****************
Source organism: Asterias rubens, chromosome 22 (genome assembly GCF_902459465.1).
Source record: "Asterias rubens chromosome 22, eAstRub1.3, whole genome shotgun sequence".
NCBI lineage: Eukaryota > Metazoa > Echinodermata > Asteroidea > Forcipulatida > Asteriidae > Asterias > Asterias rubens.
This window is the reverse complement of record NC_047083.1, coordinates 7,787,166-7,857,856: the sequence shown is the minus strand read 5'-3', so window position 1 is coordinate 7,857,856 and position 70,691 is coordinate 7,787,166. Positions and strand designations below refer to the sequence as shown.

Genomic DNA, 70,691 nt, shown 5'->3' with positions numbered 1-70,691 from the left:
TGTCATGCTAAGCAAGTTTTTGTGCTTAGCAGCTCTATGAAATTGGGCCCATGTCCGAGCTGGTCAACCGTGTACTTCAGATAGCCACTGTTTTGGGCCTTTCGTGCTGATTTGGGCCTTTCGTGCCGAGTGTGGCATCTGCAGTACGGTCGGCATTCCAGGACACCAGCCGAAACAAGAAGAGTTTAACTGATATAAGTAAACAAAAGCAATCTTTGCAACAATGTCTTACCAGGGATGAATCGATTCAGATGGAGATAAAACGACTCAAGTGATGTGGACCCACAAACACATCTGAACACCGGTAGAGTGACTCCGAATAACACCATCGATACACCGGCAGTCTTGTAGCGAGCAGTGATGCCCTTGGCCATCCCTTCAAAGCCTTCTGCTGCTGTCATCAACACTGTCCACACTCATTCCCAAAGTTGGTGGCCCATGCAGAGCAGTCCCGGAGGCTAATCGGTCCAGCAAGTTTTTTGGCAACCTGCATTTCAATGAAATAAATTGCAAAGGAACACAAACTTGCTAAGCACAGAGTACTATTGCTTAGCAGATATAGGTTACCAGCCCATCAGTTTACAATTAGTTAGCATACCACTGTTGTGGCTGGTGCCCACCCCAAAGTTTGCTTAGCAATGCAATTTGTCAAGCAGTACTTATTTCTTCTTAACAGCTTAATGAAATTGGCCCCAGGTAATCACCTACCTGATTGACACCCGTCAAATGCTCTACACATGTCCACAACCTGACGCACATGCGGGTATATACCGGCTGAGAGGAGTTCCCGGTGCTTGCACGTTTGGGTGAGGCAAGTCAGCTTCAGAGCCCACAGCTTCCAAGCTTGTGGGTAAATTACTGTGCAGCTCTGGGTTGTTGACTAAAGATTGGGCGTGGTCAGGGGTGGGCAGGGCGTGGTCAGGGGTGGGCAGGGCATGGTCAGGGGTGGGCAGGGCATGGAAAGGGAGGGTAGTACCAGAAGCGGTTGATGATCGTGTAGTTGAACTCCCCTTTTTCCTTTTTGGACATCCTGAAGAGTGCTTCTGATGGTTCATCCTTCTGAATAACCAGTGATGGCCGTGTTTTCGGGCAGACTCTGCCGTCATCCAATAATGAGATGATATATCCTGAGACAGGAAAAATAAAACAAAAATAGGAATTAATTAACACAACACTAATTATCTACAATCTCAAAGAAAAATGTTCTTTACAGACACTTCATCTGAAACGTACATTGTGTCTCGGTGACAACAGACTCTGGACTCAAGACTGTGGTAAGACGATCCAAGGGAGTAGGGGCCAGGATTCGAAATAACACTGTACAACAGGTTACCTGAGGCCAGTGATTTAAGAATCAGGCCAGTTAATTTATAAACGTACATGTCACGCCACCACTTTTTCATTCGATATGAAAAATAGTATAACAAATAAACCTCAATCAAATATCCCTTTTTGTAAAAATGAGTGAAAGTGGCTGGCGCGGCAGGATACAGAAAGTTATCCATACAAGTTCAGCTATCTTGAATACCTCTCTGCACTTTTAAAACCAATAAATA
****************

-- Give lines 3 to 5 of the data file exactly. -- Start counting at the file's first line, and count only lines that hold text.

NCBI lineage: Eukaryota > Metazoa > Echinodermata > Asteroidea > Forcipulatida > Asteriidae > Asterias > Asterias rubens.
This window is the reverse complement of record NC_047083.1, coordinates 7,787,166-7,857,856: the sequence shown is the minus strand read 5'-3', so window position 1 is coordinate 7,857,856 and position 70,691 is coordinate 7,787,166. Positions and strand designations below refer to the sequence as shown.

Genomic DNA, 70,691 nt, shown 5'->3' with positions numbered 1-70,691 from the left: